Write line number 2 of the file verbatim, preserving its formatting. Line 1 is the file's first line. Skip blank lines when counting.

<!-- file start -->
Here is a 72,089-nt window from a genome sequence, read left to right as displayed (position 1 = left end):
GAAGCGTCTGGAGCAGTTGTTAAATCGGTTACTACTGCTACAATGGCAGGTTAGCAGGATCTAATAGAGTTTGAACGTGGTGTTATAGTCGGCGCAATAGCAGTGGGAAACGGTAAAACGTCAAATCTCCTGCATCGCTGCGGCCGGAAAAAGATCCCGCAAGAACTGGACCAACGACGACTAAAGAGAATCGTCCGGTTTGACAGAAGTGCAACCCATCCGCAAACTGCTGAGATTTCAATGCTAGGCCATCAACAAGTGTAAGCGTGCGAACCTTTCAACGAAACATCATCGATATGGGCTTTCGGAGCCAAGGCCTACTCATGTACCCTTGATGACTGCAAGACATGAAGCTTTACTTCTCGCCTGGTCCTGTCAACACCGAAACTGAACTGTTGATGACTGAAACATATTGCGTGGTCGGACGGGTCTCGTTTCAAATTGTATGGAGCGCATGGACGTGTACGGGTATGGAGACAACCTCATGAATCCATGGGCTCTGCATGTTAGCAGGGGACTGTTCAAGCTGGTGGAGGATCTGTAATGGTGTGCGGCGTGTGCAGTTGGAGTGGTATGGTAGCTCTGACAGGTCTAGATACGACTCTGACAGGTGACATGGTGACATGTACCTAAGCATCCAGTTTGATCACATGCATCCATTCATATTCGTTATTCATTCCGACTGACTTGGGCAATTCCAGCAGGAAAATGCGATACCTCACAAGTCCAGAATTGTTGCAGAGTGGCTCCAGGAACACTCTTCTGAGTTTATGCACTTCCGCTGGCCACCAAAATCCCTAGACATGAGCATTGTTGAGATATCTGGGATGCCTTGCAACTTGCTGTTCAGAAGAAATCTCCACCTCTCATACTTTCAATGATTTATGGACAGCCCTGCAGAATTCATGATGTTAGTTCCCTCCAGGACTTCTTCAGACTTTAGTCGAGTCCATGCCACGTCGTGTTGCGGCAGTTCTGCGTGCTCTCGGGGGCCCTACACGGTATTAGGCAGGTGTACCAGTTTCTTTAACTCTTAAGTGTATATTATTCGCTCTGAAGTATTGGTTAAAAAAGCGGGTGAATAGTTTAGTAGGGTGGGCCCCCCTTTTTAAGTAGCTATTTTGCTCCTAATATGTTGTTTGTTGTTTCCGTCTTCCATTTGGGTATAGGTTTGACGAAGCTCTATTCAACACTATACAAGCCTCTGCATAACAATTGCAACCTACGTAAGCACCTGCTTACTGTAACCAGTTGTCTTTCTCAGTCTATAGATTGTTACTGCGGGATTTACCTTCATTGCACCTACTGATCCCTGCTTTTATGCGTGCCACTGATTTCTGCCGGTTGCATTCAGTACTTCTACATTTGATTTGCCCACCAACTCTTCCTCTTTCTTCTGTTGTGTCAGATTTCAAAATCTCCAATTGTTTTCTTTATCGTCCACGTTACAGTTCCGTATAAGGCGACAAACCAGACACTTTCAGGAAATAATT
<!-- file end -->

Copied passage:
GAAGCGTCTGGAGCAGTTGTTAAATCGGTTACTACTGCTACAATGGCAGGTTAGCAGGATCTAATAGAGTTTGAACGTGGTGTTATAGTCGGCGCAATAGCAGTGGGAAACGGTAAAACGTCAAATCTCCTGCATCGCTGCGGCCGGAAAAAGATCCCGCAAGAACTGGACCAACGACGACTAAAGAGAATCGTCCGGTTTGACAGAAGTGCAACCCATCCGCAAACTGCTGAGATTTCAATGCTAGGCCATCAACAAGTGTAAGCGTGCGAACCTTTCAACGAAACATCATCGATATGGGCTTTCGGAGCCAAGGCCTACTCATGTACCCTTGATGACTGCAAGACATGAAGCTTTACTTCTCGCCTGGTCCTGTCAACACCGAAACTGAACTGTTGATGACTGAAACATATTGCGTGGTCGGACGGGTCTCGTTTCAAATTGTATGGAGCGCATGGACGTGTACGGGTATGGAGACAACCTCATGAATCCATGGGCTCTGCATGTTAGCAGGGGACTGTTCAAGCTGGTGGAGGATCTGTAATGGTGTGCGGCGTGTGCAGTTGGAGTGGTATGGTAGCTCTGACAGGTCTAGATACGACTCTGACAGGTGACATGGTGACATGTACCTAAGCATCCAGTTTGATCACATGCATCCATTCATATTCGTTATTCATTCCGACTGACTTGGGCAATTCCAGCAGGAAAATGCGATACCTCACAAGTCCAGAATTGTTGCAGAGTGGCTCCAGGAACACTCTTCTGAGTTTATGCACTTCCGCTGGCCACCAAAATCCCTAGACATGAGCATTGTTGAGATATCTGGGATGCCTTGCAACTTGCTGTTCAGAAGAAATCTCCACCTCTCATACTTTCAATGATTTATGGACAGCCCTGCAGAATTCATGATGTTAGTTCCCTCCAGGACTTCTTCAGACTTTAGTCGAGTCCATGCCACGTCGTGTTGCGGCAGTTCTGCGTGCTCTCGGGGGCCCTACACGGTATTAGGCAGGTGTACCAGTTTCTTTAACTCTTAAGTGTATATTATTCGCTCTGAAGTATTGGTTAAAAAAGCGGGTGAATAGTTTAGTAGGGTGGGCCCCCCTTTTTAAGTAGCTATTTTGCTCCTAATATGTTGTTTGTTGTTTCCGTCTTCCATTTGGGTATAGGTTTGACGAAGCTCTATTCAACACTATACAAGCCTCTGCATAACAATTGCAACCTACGTAAGCACCTGCTTACTGTAACCAGTTGTCTTTCTCAGTCTATAGATTGTTACTGCGGGATTTACCTTCATTGCACCTACTGATCCCTGCTTTTATGCGTGCCACTGATTTCTGCCGGTTGCATTCAGTACTTCTACATTTGATTTGCCCACCAACTCTTCCTCTTTCTTCTGTTGTGTCAGATTTCAAAATCTCCAATTGTTTTCTTTATCGTCCACGTTACAGTTCCGTATAAGGCGACAAACCAGACACTTTCAGGAAATAATT